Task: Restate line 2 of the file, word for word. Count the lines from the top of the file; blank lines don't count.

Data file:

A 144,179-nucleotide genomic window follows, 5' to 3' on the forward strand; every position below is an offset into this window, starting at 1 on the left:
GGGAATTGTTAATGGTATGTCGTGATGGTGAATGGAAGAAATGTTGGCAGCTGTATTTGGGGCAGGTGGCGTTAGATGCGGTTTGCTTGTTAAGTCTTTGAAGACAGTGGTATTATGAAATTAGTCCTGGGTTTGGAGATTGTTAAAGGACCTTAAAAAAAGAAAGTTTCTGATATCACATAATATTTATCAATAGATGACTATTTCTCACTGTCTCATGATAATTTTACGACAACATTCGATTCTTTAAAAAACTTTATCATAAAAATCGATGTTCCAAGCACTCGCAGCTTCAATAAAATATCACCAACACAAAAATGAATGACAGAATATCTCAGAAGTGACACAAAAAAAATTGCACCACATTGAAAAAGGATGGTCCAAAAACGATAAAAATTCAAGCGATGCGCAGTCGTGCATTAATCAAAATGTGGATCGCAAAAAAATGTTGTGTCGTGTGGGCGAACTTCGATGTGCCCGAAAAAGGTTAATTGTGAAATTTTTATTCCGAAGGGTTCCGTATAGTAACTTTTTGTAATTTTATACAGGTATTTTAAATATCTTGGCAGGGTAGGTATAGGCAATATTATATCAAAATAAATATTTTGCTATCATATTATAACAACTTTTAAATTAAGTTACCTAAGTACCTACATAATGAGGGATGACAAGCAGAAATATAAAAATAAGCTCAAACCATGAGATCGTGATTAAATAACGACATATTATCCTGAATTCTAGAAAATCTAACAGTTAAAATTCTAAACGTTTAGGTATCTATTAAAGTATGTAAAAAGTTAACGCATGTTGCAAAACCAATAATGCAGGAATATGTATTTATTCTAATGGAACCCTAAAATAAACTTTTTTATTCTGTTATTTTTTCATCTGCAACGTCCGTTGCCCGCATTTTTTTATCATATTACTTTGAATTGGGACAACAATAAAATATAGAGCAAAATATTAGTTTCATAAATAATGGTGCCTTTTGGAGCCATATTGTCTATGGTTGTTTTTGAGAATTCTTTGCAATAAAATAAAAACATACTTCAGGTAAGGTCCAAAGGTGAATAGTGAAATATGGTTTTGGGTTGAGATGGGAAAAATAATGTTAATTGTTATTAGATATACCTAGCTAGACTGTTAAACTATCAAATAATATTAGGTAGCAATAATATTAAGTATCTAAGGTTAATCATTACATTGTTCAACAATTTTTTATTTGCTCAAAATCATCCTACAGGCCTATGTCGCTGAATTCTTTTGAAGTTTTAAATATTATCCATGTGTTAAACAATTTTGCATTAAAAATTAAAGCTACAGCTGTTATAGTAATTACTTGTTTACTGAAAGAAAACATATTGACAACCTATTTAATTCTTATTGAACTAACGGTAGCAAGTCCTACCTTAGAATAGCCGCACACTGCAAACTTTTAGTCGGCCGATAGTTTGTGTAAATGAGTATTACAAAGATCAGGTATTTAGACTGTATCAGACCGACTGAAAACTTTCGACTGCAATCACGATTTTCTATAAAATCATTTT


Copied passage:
GGGAATTGTTAATGGTATGTCGTGATGGTGAATGGAAGAAATGTTGGCAGCTGTATTTGGGGCAGGTGGCGTTAGATGCGGTTTGCTTGTTAAGTCTTTGAAGACAGTGGTATTATGAAATTAGTCCTGGGTTTGGAGATTGTTAAAGGACCTTAAAAAAAGAAAGTTTCTGATATCACATAATATTTATCAATAGATGACTATTTCTCACTGTCTCATGATAATTTTACGACAACATTCGATTCTTTAAAAAACTTTATCATAAAAATCGATGTTCCAAGCACTCGCAGCTTCAATAAAATATCACCAACACAAAAATGAATGACAGAATATCTCAGAAGTGACACAAAAAAAATTGCACCACATTGAAAAAGGATGGTCCAAAAACGATAAAAATTCAAGCGATGCGCAGTCGTGCATTAATCAAAATGTGGATCGCAAAAAAATGTTGTGTCGTGTGGGCGAACTTCGATGTGCCCGAAAAAGGTTAATTGTGAAATTTTTATTCCGAAGGGTTCCGTATAGTAACTTTTTGTAATTTTATACAGGTATTTTAAATATCTTGGCAGGGTAGGTATAGGCAATATTATATCAAAATAAATATTTTGCTATCATATTATAACAACTTTTAAATTAAGTTACCTAAGTACCTACATAATGAGGGATGACAAGCAGAAATATAAAAATAAGCTCAAACCATGAGATCGTGATTAAATAACGACATATTATCCTGAATTCTAGAAAATCTAACAGTTAAAATTCTAAACGTTTAGGTATCTATTAAAGTATGTAAAAAGTTAACGCATGTTGCAAAACCAATAATGCAGGAATATGTATTTATTCTAATGGAACCCTAAAATAAACTTTTTTATTCTGTTATTTTTTCATCTGCAACGTCCGTTGCCCGCATTTTTTTATCATATTACTTTGAATTGGGACAACAATAAAATATAGAGCAAAATATTAGTTTCATAAATAATGGTGCCTTTTGGAGCCATATTGTCTATGGTTGTTTTTGAGAATTCTTTGCAATAAAATAAAAACATACTTCAGGTAAGGTCCAAAGGTGAATAGTGAAATATGGTTTTGGGTTGAGATGGGAAAAATAATGTTAATTGTTATTAGATATACCTAGCTAGACTGTTAAACTATCAAATAATATTAGGTAGCAATAATATTAAGTATCTAAGGTTAATCATTACATTGTTCAACAATTTTTTATTTGCTCAAAATCATCCTACAGGCCTATGTCGCTGAATTCTTTTGAAGTTTTAAATATTATCCATGTGTTAAACAATTTTGCATTAAAAATTAAAGCTACAGCTGTTATAGTAATTACTTGTTTACTGAAAGAAAACATATTGACAACCTATTTAATTCTTATTGAACTAACGGTAGCAAGTCCTACCTTAGAATAGCCGCACACTGCAAACTTTTAGTCGGCCGATAGTTTGTGTAAATGAGTATTACAAAGATCAGGTATTTAGACTGTATCAGACCGACTGAAAACTTTCGACTGCAATCACGATTTTCTATAAAATCATTTT